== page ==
Five men who investigators believe were involved in murder-for-hire plots emanating from North Dakota’s oilfields were charged Wednesday in federal court in Spokane.
A sixth, the alleged mastermind of the plot that resulted in the death of a Spokane businessman in December, is scheduled to enter a plea Friday in Spokane.
Some of the charges could carry the death penalty.
North Dakota oil speculator James Henrikson, who will appear Friday, allegedly plotted to kill Doug Carlile late last year in Carlile’s South Hill home because the Spokane man owed him money from a business deal. Five of his alleged accomplices entered not guilty pleas to charges Wednesday.
Spokane Valley resident Timothy Suckow, who is accused of shooting Carlile on Dec. 15, and Robby Wahrer, who is accused of driving Suckow to the scene, appeared before U.S. Magistrate Judge John Rodgers facing charges of murder for hire and conspiracy to commit murder for hire.
Court documents also implicate Suckow in the slaying of Kristopher “K.C.” Clarke, a 30-year-old employee of Henrikson in the Bakken shale oilfields who has been missing since February 2012. Clarke’s body has not been found.
Suckow entered a not guilty plea in a voice barely above a whisper Wednesday afternoon. He already is charged with murder in state court for Carlile’s death. A trial in that case is tentatively set to begin in November.
County prosecutors declined to seek the death penalty in that case, but prosecutors Wednesday indicated the Department of Justice still is reviewing whether to pursue a death sentence for Suckow on the federal charges.
The charging documents allege Suckow committed the Carlile murder “in an especially heinous, cruel, or depraved manner” and that payment was offered for the killing. Those findings, if proven in court, could open the door for a capital sentence.
Clarke and Carlile are not the only men Henrikson ordered killed, according to allegations contained in court documents unsealed Wednesday.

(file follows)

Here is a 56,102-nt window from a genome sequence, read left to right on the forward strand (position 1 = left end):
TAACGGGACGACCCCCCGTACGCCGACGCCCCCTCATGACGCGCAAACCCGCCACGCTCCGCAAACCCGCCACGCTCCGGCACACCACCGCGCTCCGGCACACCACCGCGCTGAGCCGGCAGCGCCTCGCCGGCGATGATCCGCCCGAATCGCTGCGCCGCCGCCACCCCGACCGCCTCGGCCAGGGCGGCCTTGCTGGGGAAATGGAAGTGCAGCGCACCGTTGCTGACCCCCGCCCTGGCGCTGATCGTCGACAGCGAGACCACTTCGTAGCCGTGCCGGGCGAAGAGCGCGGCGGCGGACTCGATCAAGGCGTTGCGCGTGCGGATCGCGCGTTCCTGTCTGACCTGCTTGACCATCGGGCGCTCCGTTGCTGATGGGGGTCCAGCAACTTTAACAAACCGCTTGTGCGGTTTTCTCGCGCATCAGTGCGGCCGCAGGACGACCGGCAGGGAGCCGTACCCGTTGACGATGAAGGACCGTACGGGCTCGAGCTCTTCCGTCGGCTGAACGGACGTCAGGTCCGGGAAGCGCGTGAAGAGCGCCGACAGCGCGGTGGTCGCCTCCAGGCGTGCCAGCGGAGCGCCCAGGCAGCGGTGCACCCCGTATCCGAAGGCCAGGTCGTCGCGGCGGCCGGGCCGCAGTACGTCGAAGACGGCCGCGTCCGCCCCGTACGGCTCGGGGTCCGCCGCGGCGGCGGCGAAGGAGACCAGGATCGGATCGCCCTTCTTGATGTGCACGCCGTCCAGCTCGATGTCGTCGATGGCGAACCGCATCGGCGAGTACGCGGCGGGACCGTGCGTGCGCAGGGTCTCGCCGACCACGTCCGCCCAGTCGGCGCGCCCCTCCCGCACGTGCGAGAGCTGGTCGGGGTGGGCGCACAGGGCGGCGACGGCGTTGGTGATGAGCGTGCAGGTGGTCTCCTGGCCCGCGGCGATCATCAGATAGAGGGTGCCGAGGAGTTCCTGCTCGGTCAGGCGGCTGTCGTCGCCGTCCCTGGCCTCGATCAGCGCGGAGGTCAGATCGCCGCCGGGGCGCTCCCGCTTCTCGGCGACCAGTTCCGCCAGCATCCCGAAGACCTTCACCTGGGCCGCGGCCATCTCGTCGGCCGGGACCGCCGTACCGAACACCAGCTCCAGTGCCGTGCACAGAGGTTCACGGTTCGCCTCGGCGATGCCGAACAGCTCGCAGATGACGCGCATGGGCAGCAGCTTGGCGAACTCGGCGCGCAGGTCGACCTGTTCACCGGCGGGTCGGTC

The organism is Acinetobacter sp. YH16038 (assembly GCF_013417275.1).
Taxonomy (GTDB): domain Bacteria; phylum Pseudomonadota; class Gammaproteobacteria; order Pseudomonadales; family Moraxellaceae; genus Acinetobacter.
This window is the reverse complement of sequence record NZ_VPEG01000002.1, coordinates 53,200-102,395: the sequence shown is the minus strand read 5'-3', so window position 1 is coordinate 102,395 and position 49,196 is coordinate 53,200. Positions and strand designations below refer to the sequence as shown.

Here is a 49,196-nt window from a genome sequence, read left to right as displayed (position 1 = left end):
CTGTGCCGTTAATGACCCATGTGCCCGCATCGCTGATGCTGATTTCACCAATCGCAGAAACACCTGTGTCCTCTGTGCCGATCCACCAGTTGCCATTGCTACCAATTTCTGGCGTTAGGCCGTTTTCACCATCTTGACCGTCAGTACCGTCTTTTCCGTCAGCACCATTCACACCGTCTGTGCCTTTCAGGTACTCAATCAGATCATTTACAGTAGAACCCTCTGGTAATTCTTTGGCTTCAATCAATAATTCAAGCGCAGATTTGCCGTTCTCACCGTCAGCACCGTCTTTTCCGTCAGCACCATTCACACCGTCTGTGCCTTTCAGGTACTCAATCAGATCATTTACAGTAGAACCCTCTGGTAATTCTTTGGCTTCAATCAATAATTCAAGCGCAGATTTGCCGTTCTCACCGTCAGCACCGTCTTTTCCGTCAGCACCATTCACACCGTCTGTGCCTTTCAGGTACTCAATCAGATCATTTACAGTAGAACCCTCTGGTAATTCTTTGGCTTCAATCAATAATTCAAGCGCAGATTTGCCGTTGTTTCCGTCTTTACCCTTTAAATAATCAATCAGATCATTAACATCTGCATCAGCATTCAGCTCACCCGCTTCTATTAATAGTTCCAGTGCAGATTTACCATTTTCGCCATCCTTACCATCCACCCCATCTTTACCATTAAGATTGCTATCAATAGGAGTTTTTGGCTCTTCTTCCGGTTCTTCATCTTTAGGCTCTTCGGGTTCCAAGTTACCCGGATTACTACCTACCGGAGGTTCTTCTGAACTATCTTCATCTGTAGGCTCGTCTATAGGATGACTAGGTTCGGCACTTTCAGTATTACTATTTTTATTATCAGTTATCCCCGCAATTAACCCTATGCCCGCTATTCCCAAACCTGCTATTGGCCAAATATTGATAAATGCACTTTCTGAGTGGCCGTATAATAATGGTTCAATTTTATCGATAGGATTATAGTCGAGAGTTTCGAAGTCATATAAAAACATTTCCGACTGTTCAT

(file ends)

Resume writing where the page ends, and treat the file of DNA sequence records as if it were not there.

Todd D. Bates and Lazaro T. Pesina, both identified in court documents as Henrikson employees, face charges of conspiracy to commit murder for hire in plots targeting Jay Wright and Tim Scott in Washington, and Jed McClure in Illinois. None of those three men were killed.
According to court documents, Scott introduced Henrikson to Carlile, and Henrikson and Carlile bought mineral rights to land near Watford City, North Dakota.
That’s where Henrikson was arrested in January and faces federal charges of being a felon in possession of a firearm.
Hours after Carlile, 63, was found dead of gunshot wounds in his home, Spokane police called Henrikson. He said he was angry with Carlile over a nearly $2 million debt but denied involvement in Carlile’s death. Subsequent witness interviews and phone records indicated Henrikson was in contact with Suckow in the days leading up to and following the slaying.
Suckow was arrested in January after police recovered a glove with his DNA in Carlile’s backyard, according to court records. A van caught on surveillance camera at a nearby elementary school also was traced to Suckow.
Wahrer was arrested by Spokane police in April after police said informants told them he’d been talking about driving the getaway van in the Carlile slaying. Wahrer was arrested in an unrelated case two days after the Carlile shooting and Suckow posted his bond, according to court records.
Robert Delao turned himself in to authorities at his court appearance Wednesday. He also faces murder-for-hire charges in Carlile’s death and a potential death sentence for his alleged involvement. He also is implicated in court documents for the plots involving Wright, McClure and Scott.
Delao voluntarily spoke to police shortly after Carlile’s death, detailing the business dealings of Carlile and Henrikson. He recounted their connection with Tex Hall, chairman of the Mandan, Hidatsa and Arikara Indian tribes that own the land the two men sought to drill on the Fort Berthold Reservation. Delao also passed a lie detector test denying involvement in Carlile’s slaying, according to court documents.
Pesina was arrested earlier this month in Walla Walla. Court records claim he was involved in the plot to kill Carlile, but a criminal complaint revealing the details of the lengthy investigation remain under seal in federal court. Appearing in a Spokane County Jail jumpsuit Wednesday, Pesina audibly cracked his knuckles as Rodgers read charges against other defendants.
Suckow, Delao, Wahrer, Pesina and Bates were ordered held without bail by the U.S. Marshals Service.
In addition to his alleged involvement in the murder plots, Bates faces charges of conspiring to distribute more than 100 grams of heroin at Henrikson’s command. Bates, clad in jean shorts and a T-shirt, shook his head as Rodgers read the allegations Wednesday.
Court dates have not been set for the five defendants who appeared Wednesday. They all have been booked into Spokane County Jail.
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